Your Life is a Project, and You Need to Experiment if You Want Different Results

I had a conversation with a friend recently, and he complained that his life is stagnant and he's not sure what to do about it. So I got into conversation a little bit further and noticed a pattern.

No, not his actions. Although his actions were the same on a daily basis, and I think that was a big factor too. But I honestly think that the biggest problem that was holding him back was how he looked at everything he did.

No enthusiasm. No energy. Hopeless. Helpless.

Hell, even talking to him drained me. Hearing him talk with such finality that his life was going to be stuck in an infinite, depressed loop drove me up a wall. These were all clear indicators of the black hole that is depression.

Again, depression is a serious issue that needs medical attention, which I cannot provide. Not only that, but I never recommend experimenting with drugs without medical supervision. But even those caveats are right in line with what I'm about to say.

You are the scientist of your own life. If you want a different result, you need to make the decision to experiment.

You are many other things as well, not just the scientist. The lead artist. The executive producer. The CEO. The Player One on the console. The financial planner. The guinea pig. All of these roles, and then some.

And Life is the project.  At my alma mater, we were required to do two "qualifying projects" to graduate. The Major Qualifying Project was the biggest one that attempted to sum up what we learned in all of our classes related to the project that benefits the school, a company, or a community.  So thanks to a friend that dubbed it this a long time ago from my alma mater, I personally call my life the Life Qualifying Project, or LQP for short.

Once you start looking at your life as a project that never really stops, it gets a little easier to see each phase of your life as a mini-project.

Moving to a new state? LQP phase. Learning to cook something remotely edible? LQP phase. Working at a new job and don't have a clue what you're doing yet? LQP phase. These kind of projects are easy to take a look at and see that there is a defined end to finishing and some easy steps to follow to complete it.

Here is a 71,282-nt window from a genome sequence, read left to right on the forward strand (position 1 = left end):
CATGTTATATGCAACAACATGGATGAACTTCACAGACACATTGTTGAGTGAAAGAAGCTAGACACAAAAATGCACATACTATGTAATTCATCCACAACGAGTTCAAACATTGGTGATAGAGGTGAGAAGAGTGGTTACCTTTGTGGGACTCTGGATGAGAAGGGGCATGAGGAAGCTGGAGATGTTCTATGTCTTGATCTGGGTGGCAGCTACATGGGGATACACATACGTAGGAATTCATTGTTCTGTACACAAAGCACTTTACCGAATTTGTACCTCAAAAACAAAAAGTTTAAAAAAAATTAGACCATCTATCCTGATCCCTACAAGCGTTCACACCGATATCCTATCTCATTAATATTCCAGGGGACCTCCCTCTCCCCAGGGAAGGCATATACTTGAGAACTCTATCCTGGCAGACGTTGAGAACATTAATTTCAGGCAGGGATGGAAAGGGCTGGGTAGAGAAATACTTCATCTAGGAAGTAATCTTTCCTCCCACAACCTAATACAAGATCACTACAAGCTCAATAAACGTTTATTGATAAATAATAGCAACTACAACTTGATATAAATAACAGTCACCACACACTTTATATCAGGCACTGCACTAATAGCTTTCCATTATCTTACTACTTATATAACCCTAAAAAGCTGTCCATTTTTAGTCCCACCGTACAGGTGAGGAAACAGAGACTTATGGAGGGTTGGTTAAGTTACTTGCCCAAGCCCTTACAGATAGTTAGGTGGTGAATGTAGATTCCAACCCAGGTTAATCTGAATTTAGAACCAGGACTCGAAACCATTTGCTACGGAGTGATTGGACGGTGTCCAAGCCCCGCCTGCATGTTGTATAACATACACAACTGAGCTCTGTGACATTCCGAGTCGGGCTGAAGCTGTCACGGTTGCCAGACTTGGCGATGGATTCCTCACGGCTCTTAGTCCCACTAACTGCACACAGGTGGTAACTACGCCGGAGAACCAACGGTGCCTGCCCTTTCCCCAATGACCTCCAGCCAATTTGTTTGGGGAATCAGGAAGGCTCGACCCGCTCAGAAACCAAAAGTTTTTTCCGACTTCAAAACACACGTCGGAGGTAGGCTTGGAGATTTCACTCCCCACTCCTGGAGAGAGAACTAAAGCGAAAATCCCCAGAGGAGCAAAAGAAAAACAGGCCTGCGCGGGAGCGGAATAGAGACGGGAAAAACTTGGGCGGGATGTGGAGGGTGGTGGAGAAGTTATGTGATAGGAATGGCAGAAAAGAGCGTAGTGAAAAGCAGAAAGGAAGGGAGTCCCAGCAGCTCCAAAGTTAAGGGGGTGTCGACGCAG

But then there's more abstract phases of the LQP, like getting over an ex, figuring out a career shift, or making new friends. Those are things that you can definitely find a lot of different approaches for, but you're less likely to have a step-by-step for getting over your ex than you do with cooking rice without burning it. And that can destroy your spirits pretty quickly.

But like most thesis projects, the person that gets the final answer on how it's done is you. Some days you'll try things make more logical sense for you to do and it will yield little, if any, results. Some day an idea will make absolutely no sense at all but you try it anyways and it works. Sometimes people will yell at you to do something because the solution to your problem is painfully obvious to them, and it may or may not work. Some days people will tell you to do something and they have absolutely no credibility whatsoever to tell you anything in that regard (example: a person that has never worked out telling you what to do to lose weight). Some days you'll find no solution works to your project and it's frustrating and how the hell did you get to this point in your life where the world is crumbling around you but here you are still breathing and alive so you might as well try one more thing but does it really matter because it's not going to work and you've already given up at this point before you even get started but wouldn't it be nice if someone just waved a magic wand and you wouldn't be in this painful situation anymore. Sometimes you'll even decide that some projects aren't worth finishing, and then the next LQP phase is being okay with the fact that you didn't finish it.

And you know what's the most beautiful thing of all? All these phases, all these problems during these phases, and all the feelings of rejoice and frustration all rolled into the entire accumulation of your LQP is going to be uniquely yours in the end. Sure, you may take ideas from other people and put them in your Life Qualifying Project, but the only person that can do it the way you do is you, and it's going to make a great story.

After all, when you're the one running the life experiments, you're going to get different results.